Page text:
Exhibit narrates the journey toward inclusiveness

Translate Page

Edie Sunday of Saginaw, Texas, recalled being a teenager visiting Lake Junaluska Assembly in North Carolina after the 1968 merger that created The United Methodist Church and seeing black youth and white youth from the same hometown worshipping together for the first time.

"The tragedy of that era was that they were all Methodists but because of this stupid segregation thing, they had never even met." said Sunday.  

The Journey to Inclusiveness exhibit portrays the transformational story of The United Methodist Church in images, sights and sound. A UMNS photo by Maile Bradfield.

A walk through the Journey to Inclusiveness of The United Methodist Church exhibit at the 2008 General Conference sparked Sunday's memories of being a young Methodist in Kentucky, working with black youth in the area to prepare for the merger of the racially segregated units of the denomination.

"I remember we were in this meeting before the merger, and a white pastor stood up and said that it was against God's law," she said. She also remembers how the young people believed passionately in uniting and kept pressing on toward inclusiveness.

Seeing the exhibit, which tells the story of racial and gender exclusion and inclusion in the denomination, made Sunday happy to discover all the denomination had accomplished since the merger.

"I know it's not perfect, but I also know that we are going to get there by the grace of God," said Sunday.

Narrating the story

Erin Hawkins officially opens the Journey to Inclusiveness exhibit along with (from left) Bishop Timothy Whitaker,Bishop Linda Lee and M. Garlinda Burton. A UMNS photo by Maile Bradfield.

The Journey to Inclusiveness exhibit is co-sponsored by the United Methodist Commission on Religion and Race, the United Methodist Commission on the Status and Role of Women and the United Methodist Commission on Christian Unity and Interreligious Concerns. More than 100 photographs, video and audio clips narrate the story of the Methodist journey toward racial-ethnic and gender inclusion.  

"This exhibit is an exciting part of our overall contribution to the 2008 General Conference, along with our monitoring efforts and our 40th anniversary celebration," said Erin Hawkins, chief executive for the Commission on Religion and Race.

The multimedia exhibit is designed to imitate going through a tunnel. It begins with stories of Methodism in the 1700s and concludes with present-day images that reflect how inclusiveness relates to the denomination's four focal areas of ministry.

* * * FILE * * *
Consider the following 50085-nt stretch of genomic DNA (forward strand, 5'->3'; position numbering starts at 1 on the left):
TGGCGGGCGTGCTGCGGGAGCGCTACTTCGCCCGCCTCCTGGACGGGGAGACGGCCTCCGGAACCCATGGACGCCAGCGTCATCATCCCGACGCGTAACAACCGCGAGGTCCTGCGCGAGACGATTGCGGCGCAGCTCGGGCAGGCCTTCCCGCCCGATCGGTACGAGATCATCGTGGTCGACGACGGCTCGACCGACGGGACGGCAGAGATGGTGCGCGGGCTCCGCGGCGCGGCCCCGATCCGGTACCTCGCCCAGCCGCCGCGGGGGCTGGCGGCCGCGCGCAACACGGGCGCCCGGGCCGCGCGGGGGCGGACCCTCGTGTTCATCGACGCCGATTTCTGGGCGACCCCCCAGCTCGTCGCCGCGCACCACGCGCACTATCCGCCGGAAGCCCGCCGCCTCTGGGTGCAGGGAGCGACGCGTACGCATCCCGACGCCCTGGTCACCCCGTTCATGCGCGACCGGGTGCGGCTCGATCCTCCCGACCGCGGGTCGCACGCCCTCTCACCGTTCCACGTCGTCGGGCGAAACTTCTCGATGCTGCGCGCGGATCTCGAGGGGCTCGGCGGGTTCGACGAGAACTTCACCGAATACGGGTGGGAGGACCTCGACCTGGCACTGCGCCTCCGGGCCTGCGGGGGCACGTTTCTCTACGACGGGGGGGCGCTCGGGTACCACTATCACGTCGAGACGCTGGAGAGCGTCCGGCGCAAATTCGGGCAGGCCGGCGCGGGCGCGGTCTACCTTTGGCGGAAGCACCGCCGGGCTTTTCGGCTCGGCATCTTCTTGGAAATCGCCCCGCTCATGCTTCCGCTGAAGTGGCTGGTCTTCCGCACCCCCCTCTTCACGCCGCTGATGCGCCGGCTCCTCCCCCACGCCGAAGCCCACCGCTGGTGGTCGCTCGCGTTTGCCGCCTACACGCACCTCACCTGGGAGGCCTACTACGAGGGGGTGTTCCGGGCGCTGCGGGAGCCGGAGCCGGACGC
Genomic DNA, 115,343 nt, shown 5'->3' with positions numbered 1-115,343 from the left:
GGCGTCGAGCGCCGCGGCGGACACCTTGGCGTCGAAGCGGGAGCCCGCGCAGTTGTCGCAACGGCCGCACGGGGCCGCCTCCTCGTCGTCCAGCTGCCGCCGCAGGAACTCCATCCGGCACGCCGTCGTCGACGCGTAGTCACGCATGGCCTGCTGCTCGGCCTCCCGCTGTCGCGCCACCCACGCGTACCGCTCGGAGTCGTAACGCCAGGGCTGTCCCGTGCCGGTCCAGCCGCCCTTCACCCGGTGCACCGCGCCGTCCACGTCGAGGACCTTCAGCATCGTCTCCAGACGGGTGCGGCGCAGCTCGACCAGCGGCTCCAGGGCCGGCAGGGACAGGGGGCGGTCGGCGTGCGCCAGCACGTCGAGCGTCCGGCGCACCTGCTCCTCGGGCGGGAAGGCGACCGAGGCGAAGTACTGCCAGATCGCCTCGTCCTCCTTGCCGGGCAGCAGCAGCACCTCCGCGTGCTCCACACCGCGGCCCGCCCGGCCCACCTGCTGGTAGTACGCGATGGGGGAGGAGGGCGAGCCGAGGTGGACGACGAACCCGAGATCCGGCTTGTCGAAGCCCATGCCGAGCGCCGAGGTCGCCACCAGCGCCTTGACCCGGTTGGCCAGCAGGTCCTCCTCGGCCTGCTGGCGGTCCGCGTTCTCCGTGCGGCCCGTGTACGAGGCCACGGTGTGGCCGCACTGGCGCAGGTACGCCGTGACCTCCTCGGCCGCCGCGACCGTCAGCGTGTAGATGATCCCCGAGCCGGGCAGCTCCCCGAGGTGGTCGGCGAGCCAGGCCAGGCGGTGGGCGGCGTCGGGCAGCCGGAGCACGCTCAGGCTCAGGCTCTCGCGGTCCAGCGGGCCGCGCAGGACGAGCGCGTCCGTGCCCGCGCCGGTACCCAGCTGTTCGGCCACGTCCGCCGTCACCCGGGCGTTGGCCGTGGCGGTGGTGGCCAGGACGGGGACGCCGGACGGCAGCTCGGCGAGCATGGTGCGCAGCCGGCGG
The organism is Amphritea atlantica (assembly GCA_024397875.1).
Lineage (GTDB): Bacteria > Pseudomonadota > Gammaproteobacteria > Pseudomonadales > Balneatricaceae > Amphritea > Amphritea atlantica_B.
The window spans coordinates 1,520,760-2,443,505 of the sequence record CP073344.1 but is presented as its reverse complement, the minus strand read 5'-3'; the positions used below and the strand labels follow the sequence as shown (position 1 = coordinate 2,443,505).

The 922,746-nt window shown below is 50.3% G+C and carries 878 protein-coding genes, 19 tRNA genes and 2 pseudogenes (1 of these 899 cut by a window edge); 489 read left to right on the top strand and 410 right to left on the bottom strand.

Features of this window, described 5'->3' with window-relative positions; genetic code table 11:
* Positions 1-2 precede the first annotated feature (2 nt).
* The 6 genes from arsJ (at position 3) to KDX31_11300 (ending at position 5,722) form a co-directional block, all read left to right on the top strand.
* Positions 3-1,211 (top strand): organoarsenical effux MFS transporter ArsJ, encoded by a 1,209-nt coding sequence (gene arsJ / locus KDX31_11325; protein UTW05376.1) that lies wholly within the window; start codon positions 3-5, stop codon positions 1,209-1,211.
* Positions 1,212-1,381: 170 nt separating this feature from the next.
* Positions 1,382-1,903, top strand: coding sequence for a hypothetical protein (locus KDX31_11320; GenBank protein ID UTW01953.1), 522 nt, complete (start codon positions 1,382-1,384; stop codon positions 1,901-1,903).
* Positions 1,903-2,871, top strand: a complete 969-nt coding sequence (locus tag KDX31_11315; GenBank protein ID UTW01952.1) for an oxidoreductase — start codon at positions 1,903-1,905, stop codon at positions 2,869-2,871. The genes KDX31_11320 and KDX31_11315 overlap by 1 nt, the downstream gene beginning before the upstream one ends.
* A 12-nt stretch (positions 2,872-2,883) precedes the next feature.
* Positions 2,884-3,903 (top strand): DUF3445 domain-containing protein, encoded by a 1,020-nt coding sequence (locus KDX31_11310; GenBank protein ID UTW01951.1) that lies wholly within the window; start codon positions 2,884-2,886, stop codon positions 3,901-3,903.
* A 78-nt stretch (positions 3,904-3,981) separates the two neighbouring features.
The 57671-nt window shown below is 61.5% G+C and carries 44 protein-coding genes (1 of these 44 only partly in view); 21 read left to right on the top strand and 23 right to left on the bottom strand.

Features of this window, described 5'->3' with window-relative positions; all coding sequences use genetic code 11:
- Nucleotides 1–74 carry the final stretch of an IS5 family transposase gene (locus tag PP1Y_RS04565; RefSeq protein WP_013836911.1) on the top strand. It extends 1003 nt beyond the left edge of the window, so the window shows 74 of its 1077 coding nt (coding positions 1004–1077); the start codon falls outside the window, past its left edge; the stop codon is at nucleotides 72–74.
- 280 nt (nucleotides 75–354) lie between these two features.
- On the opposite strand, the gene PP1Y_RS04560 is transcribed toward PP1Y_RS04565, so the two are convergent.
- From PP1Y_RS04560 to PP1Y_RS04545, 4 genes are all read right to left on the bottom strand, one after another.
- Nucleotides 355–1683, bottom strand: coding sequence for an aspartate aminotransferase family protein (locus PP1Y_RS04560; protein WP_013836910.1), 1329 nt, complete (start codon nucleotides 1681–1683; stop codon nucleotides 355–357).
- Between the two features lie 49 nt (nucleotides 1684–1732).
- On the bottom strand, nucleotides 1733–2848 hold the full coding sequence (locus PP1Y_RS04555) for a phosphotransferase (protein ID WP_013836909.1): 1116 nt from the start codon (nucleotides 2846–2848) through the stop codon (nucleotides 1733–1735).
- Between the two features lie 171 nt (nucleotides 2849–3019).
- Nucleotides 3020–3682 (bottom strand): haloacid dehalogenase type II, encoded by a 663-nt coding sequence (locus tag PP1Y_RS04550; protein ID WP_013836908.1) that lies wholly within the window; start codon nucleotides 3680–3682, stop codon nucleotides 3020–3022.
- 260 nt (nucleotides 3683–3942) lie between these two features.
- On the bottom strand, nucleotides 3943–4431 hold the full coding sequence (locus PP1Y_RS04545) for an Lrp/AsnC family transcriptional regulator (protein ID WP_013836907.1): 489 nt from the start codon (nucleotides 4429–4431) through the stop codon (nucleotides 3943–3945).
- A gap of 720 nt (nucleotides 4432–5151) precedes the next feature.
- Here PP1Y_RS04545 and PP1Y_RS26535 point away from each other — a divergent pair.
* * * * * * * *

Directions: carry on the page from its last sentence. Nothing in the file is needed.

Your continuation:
Visitors to the exhibit see images that show the struggle of women to find leadership in the denomination as early as the 1800s, when Anna Howard Shaw was the first female ordained in the Methodist Protestant Church and Jarena Lee was the first female preacher in the African Methodist Episcopal Church.

"I was most impacted by how far back we've had black and white women working together for equal rights, and as a Methodist, I like that," said Sunday.

The journey also captures the stories of Asians, Pacific Islanders, African Americans, Hispanics and Native Americans as they fought for years to find a place in the life and leadership of the denomination.

It particularly highlights the ups and downs of the 40 years since the creation of the denomination in 1968, when The Evangelical United Brethren merged with The Methodist Church including its racially segregated Central Jurisdiction to form The United Methodist Church.  

Bishop Jane Allen Middleton views the Journey to Inclusiveness exhibit. A UMNS photo by Maile Bradfield.

"I'm always struck by how much pain people have felt and how they've resisted despair and continued to work toward change. It takes such strength and reliance on God," said Harriet Bryan of Clarksville, Tenn., who went through the exhibit with a friend.

'The image of God'

Visitors can watch video clips of racial-ethnic and female members sharing their hopes and struggles. They can also listen to audio clips of sermons, reflections and significant events in the life of the denomination, such as the moment the 1968 General Conference voted on the merger. Enclosed cases contain books, brochures, magazines and other materials focusing on women and minorities in the denomination.

At the end of the exhibit, visitors are invited to enter one of two "human race machines" a computer morphing booth where visitors see what their facial characteristics might look like if they were of a different race.

"Looking at my face on the screen, I find that there's nothing really that divides us as Asian, black, Middle Eastern or any race," said Hyang Sook-Choi, a student at Garrett Evangelical Seminary in Chicago.

Marilyn Magee Talbert and retired Bishop Forrest Stith listen to an audiotape that accompanies the Journey to Inclusiveness. A UMNS photo by Maile Bradfield.

The exhibit creators hoped the race machines would help visitors "appreciate that there is very little that separates us biologically as people of different races and ethnicities, but there is much that unites us as followers of Jesus Christ and as the people called Methodist," according to one of the exhibit panels.